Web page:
Washington and Pyongyang have been in talks for months about denuclearization, those talks have recently come to a standstill. Yesterday Pyongyang said if the U.S. doesn’t ease up on demands they could receive an ‘un-wanted Christmas gift.’
What do these ominous comments really mean no one knows. It may mean North Korea will resume its long-distance missile tests. The country’s self-imposed deadline is creeping up. They are in negotiations with the Trump administration pertaining to nuclear weaponry.
What Korea Is Saying
Those talks have hit a wall in recent months. North Korea has conducted several shorter-range missile tests over the last few weeks.
The first vice minister at the North Korean Foreign Ministry Ri Thae Song who is working on US affairs had some things to say. First off he has accused US policy makers of leveraging the talks with Kim Jong Un for domestic political gain.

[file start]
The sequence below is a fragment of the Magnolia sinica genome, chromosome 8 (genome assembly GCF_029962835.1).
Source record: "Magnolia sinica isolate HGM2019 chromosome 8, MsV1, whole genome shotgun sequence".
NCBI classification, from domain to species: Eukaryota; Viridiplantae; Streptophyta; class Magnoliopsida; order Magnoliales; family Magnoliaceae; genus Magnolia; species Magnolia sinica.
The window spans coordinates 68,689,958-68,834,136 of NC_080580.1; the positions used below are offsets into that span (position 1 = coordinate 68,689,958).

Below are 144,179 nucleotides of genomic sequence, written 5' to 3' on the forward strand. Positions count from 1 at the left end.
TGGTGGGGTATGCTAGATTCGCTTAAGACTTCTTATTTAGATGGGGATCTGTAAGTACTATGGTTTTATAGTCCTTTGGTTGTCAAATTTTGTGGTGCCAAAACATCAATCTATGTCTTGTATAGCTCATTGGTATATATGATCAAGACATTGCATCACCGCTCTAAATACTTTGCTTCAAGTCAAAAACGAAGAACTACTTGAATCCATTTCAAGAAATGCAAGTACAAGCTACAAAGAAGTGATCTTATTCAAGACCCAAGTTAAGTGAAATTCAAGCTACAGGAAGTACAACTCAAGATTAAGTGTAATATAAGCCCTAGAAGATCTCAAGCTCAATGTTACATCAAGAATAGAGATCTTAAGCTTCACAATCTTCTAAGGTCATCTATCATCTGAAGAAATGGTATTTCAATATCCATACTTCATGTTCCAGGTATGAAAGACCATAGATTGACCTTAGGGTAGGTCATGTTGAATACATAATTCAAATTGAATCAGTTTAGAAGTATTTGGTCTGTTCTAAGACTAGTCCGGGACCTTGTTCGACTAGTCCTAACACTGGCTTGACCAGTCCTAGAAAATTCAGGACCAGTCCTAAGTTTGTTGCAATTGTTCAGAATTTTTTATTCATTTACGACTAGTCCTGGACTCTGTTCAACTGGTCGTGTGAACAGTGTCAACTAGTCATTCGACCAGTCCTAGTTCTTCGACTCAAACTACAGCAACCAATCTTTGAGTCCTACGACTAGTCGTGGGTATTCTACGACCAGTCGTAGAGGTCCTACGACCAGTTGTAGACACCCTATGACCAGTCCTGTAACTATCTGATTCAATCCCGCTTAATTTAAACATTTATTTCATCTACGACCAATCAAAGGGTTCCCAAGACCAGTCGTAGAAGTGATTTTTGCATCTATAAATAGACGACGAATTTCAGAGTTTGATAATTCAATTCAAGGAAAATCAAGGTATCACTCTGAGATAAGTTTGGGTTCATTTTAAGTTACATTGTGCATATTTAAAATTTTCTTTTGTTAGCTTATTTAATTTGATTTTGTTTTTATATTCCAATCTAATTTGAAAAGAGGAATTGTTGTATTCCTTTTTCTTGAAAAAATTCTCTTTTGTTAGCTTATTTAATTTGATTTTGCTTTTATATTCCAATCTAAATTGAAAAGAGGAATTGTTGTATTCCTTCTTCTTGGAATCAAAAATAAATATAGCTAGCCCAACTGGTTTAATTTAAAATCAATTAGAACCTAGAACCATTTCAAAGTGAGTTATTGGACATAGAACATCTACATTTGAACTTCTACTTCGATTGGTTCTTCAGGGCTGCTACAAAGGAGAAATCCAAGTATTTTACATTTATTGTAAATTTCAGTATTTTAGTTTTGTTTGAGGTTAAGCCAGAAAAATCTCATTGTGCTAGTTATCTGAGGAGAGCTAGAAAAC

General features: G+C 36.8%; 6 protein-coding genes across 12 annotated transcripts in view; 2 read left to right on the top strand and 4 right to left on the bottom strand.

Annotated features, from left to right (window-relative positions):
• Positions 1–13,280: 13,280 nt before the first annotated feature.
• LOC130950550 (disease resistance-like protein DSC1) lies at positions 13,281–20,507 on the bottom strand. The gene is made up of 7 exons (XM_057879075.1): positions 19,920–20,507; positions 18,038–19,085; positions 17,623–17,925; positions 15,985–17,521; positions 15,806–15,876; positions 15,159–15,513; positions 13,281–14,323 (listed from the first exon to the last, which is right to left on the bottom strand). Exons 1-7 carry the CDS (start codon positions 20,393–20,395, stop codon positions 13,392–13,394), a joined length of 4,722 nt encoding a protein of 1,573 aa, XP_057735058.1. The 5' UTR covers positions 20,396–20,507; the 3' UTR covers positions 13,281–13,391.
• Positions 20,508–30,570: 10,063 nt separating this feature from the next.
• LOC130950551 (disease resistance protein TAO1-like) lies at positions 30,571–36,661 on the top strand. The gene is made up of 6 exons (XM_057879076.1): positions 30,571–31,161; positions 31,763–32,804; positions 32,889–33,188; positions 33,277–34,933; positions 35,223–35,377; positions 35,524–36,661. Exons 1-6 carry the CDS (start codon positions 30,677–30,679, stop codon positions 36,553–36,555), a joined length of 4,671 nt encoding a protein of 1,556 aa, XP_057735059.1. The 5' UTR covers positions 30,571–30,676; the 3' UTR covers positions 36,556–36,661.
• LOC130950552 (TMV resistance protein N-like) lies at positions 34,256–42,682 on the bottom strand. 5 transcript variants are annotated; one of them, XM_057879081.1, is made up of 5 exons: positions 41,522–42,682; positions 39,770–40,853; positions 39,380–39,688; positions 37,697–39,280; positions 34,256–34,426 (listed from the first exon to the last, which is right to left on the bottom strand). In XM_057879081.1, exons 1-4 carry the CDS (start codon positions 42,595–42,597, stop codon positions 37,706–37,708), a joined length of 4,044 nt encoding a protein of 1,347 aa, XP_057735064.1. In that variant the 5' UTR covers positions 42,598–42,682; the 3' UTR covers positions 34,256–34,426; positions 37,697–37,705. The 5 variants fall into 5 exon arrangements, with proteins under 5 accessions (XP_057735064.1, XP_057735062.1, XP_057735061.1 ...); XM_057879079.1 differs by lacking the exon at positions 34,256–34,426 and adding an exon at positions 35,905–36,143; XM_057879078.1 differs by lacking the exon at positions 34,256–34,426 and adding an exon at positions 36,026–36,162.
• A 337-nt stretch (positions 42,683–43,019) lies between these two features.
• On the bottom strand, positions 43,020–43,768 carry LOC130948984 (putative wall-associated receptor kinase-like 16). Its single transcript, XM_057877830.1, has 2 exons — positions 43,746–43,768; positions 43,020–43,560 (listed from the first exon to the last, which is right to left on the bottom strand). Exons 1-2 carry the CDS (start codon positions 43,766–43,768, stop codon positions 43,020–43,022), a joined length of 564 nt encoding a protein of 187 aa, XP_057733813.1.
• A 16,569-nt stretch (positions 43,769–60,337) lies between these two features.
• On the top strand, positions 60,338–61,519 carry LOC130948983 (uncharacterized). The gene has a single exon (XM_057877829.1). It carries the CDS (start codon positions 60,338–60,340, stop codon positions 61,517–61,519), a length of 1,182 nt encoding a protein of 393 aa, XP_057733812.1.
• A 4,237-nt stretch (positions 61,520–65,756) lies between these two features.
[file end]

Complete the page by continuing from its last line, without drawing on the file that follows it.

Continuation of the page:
“The dialogue touted by the US is, in essence, nothing but a foolish trick hatched to keep the DPRK bound to dialogue and use it in favor of the political situation and election in the US.”
“It is entirely up to the US what Christmas gift it will select to get.”
Fourth of July 2017, North Korea test launched an intercontinental ballistic missile as a patriotic gift towards the US. which in turn caused a month-long tension filled standoff between the two countries.
The next few weeks shall determine if Washington’s ‘Christmas Gift’ turns out to be just as volatile.
Duyeon Kim, senior advisor on Northeast Asia and nuclear policy to the international Crisis Group had this to say about the situation.
“It’s hard to predict because it could go either way. It really depends on the circumstances and the situation, which will better inform how North Korea reacts.”
Kim’s Back On The Saddle
The same day North Korea decided to hold the meeting, KCNA published dozens of photographs. The pictures
Legend has it Mount Paektu was the birth place of Dangun, the mythical founder of Korea’s first kingdom nearly 4,000 years ago.
It is also believed that Kim II Sung, Kim Jong-Un’s grandfather and founding father of North Korea led a cavalry unit against Japan from a base on the mountain.
In the photos Kim is rocking a jacket similar to the one his grandfather used to wear.
(Cover photo courtesy of defense aviation, videos courtesy of YouTube CNA and Newsy, source CNN)